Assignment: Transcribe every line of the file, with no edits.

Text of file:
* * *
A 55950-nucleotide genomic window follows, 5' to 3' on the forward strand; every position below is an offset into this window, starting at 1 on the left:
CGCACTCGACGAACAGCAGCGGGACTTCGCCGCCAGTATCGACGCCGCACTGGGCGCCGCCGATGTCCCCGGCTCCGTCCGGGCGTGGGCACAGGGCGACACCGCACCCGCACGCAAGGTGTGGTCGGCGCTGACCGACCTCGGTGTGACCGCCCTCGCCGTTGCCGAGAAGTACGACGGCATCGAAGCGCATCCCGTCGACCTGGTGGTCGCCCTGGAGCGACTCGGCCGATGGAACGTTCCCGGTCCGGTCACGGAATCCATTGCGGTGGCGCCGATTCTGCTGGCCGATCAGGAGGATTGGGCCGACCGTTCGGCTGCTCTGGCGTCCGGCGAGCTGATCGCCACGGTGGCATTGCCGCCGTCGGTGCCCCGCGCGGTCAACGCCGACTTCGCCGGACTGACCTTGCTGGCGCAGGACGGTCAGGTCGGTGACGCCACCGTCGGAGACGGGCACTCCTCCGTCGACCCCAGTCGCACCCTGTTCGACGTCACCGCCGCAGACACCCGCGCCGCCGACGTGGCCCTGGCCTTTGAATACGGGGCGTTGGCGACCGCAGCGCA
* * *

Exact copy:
A 55950-nucleotide genomic window follows, 5' to 3' on the forward strand; every position below is an offset into this window, starting at 1 on the left:
CGCACTCGACGAACAGCAGCGGGACTTCGCCGCCAGTATCGACGCCGCACTGGGCGCCGCCGATGTCCCCGGCTCCGTCCGGGCGTGGGCACAGGGCGACACCGCACCCGCACGCAAGGTGTGGTCGGCGCTGACCGACCTCGGTGTGACCGCCCTCGCCGTTGCCGAGAAGTACGACGGCATCGAAGCGCATCCCGTCGACCTGGTGGTCGCCCTGGAGCGACTCGGCCGATGGAACGTTCCCGGTCCGGTCACGGAATCCATTGCGGTGGCGCCGATTCTGCTGGCCGATCAGGAGGATTGGGCCGACCGTTCGGCTGCTCTGGCGTCCGGCGAGCTGATCGCCACGGTGGCATTGCCGCCGTCGGTGCCCCGCGCGGTCAACGCCGACTTCGCCGGACTGACCTTGCTGGCGCAGGACGGTCAGGTCGGTGACGCCACCGTCGGAGACGGGCACTCCTCCGTCGACCCCAGTCGCACCCTGTTCGACGTCACCGCCGCAGACACCCGCGCCGCCGACGTGGCCCTGGCCTTTGAATACGGGGCGTTGGCGACCGCAGCGCA